In particular, the Club informs that falls overboard are not uncommon. While they are less likely to be fatal, tragedies still periodically occur. Worldwide, harbor pilots experience an average of 2-3 fatalities per year as a result of transfer accidents. Pilot operations present a number of inherent safety risks which could result in serious physical injury to the pilot. The ship’s physical characteristics, boarding arrangement, and most importantly the actions of the ship’s officers and crew all play a vital role in ensuring the pilot’s personal safety, and successful pilot transfers.

IMPA Safety Campaign

The International Maritime Pilot’s Association (IMPA) conducted its annual pilot ladder safety survey in October 2016, which aims to monitor compliance levels and draw to the industry’s attention to the defects that pilots encounter when boarding and disembarking vessels. The survey provides data of non-compliant defects by type and frequency of occurrence. Some of the more frequent defects were:

Defects of pilot ladder

  • Not against ship’s hull
  • Steps not of suitable material
  • Poorly rigged retrieval line
  • Steps broken
  • Steps not equally spaced
  • Pilot Ladder more than 9 meters
  • Steps dirty/slippery
  • Side-ropes not of suitable material
  • Pilot Ladder too far forward/Aft
  • Steps painted
  • Incorrect step fittings
  • No bulwark ladder
  • Steps not horizontal

Defects of bulwark/deck

  • No handhold stanchions
  • Faulty handhold stanchions
  • Ladder not secured properly

Safety equipment defects

  • Inadequate lighting at night
  • No lifebuoy with self-igniting light
  • No VHF communication with the bridge
  • No heaving line
  • No responsible officer in attendance

Combination of defects

  • Lower platform stanchions/rail incorrect rigged
  • Accommodation ladder too steep (>45 degrees)
  • Pilot ladder not attached 1.5m above accommodation ladder
  • Lower platform not horizontal
  • Ladder(s) not secured to ship’s side
  • Lower platform less than 5 meters above the sea

Pilot Ladder Arrangements

All arrangements used for pilot transfer should efficiently fulfill their purpose of enabling pilots to embark and disembark safely. The most common rigging consists of a designated pilot ladder of SOLAS type approved design and construction. The steps should have adequate non-skid, and no more than two replacement, steps which are secured in position by a method different from that used in the original construction of the ladder. Pilot ladders should only be used for pilot operations and stored and covered when not in use.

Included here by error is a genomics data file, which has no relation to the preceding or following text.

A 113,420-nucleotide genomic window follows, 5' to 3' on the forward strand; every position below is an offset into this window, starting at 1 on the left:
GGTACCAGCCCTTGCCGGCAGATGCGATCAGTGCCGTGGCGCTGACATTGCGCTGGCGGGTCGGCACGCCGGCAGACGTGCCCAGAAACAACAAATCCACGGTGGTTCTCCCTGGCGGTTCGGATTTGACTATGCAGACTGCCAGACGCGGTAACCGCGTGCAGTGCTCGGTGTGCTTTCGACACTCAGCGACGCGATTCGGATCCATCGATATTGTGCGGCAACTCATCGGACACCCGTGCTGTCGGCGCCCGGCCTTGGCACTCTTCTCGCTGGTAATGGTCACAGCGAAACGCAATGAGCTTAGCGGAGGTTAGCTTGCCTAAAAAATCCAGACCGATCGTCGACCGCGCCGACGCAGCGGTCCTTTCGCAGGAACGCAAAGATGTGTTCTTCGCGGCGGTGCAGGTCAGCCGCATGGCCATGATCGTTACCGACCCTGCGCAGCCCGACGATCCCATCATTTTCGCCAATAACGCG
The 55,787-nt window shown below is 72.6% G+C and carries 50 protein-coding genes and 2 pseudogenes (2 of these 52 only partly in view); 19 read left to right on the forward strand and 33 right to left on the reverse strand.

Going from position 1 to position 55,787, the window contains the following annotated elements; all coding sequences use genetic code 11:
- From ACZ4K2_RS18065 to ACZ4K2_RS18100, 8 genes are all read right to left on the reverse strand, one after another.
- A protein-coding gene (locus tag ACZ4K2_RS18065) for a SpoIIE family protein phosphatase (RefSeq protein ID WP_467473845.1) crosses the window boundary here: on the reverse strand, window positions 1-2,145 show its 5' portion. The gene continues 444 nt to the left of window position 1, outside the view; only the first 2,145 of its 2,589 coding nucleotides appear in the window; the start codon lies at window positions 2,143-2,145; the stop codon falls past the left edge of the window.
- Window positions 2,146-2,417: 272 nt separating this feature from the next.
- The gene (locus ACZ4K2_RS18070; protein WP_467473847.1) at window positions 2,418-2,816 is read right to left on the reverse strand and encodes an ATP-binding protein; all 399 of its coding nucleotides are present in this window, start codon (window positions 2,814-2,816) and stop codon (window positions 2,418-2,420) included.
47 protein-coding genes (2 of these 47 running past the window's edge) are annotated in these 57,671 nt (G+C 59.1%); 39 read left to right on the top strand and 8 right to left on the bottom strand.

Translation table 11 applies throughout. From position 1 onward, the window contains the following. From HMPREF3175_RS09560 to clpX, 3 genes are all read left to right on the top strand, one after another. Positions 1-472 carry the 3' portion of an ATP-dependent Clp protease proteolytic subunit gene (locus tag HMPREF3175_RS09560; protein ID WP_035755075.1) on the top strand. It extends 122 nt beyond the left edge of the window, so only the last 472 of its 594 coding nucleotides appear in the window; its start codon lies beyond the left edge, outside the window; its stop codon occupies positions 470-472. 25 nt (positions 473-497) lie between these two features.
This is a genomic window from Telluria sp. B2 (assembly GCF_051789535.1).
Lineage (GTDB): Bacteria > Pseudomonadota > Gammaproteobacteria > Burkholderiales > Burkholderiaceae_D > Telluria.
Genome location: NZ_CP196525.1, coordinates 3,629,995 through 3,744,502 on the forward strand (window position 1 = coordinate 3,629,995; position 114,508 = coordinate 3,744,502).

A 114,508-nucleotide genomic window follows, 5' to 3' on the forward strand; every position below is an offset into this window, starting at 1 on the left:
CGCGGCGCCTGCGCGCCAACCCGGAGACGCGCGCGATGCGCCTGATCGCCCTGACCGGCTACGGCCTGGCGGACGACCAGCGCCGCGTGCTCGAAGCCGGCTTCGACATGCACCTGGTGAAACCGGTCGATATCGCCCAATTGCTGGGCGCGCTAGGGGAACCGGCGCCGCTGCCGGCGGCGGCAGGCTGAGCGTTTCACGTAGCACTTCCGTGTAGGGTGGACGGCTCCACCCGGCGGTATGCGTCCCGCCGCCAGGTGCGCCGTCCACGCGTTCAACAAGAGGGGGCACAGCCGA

Safe rigging

American club recommends that seafarers should always check the condition of the ladder and lines before they are rigged, under vessel planned maintenance practices. Throughout the rigging process, seafarers should always take care of their own safety, wearing a life jacket (and a life-line or safety harness if appropriate). There should be measures in place to ensure the utmost safety of the ship’s crew during the rigging, use, and de-rigging of any pilot transfer arrangements.

Shore-side Management

Vessel Superintendents or Designated Persons Ashore (DPAs) should ensure that:

  • Ladders are SOLAS compliant
  • The inspection and maintenance regime and records are adequate and compliant
  • Replacement ladders are quickly and readily available on board
  • Seafarers involved receive the necessary training and have a full understanding of the requirements
  • Compliance with SMS procedures where port entry and departure is concerned
  • Audits are carried out frequently

On Board Responsibilities

Pilot ladders fall into disrepair and are not afforded the maintenance they deserve perhaps because they are not actually utilized by the crew. Adopting a “maintain it like your life depended on it” approach on board could very well make a difference. The ship’s master and officers should additionally be sure to:

  • Closely supervise the rigging of pilot ladders and ensure there is no fault with the ladder
  • Ensure the area where the pilot steps into, is clear of any obstruction
  • Closely observe the shipping/landing of pilots from ladders, ensuring that SOLAS requirements are met
  • Maintain a lee until the pilot vessel is well clear
  • Avoid main engine movements when the pilot boat is alongside
  • Follow guidance notes for the rigging of pilot ladders
  • Ensure accommodation ladders/gangways are overhauled recurrently and suitable for use in pilotage operations.

American club concludes that safe pilot transfers are truly the result of cooperation between vessel management and the pilot. Adequately maintained equipment, good procedures, and sound judgement all come into play with successful pilot transfers. Ships must do their part by ensuring safe and proper boarding arrangements and pilot operations, remembering that “Every step matters”.

Additional information may be found in the following report:

Source: American P&I Club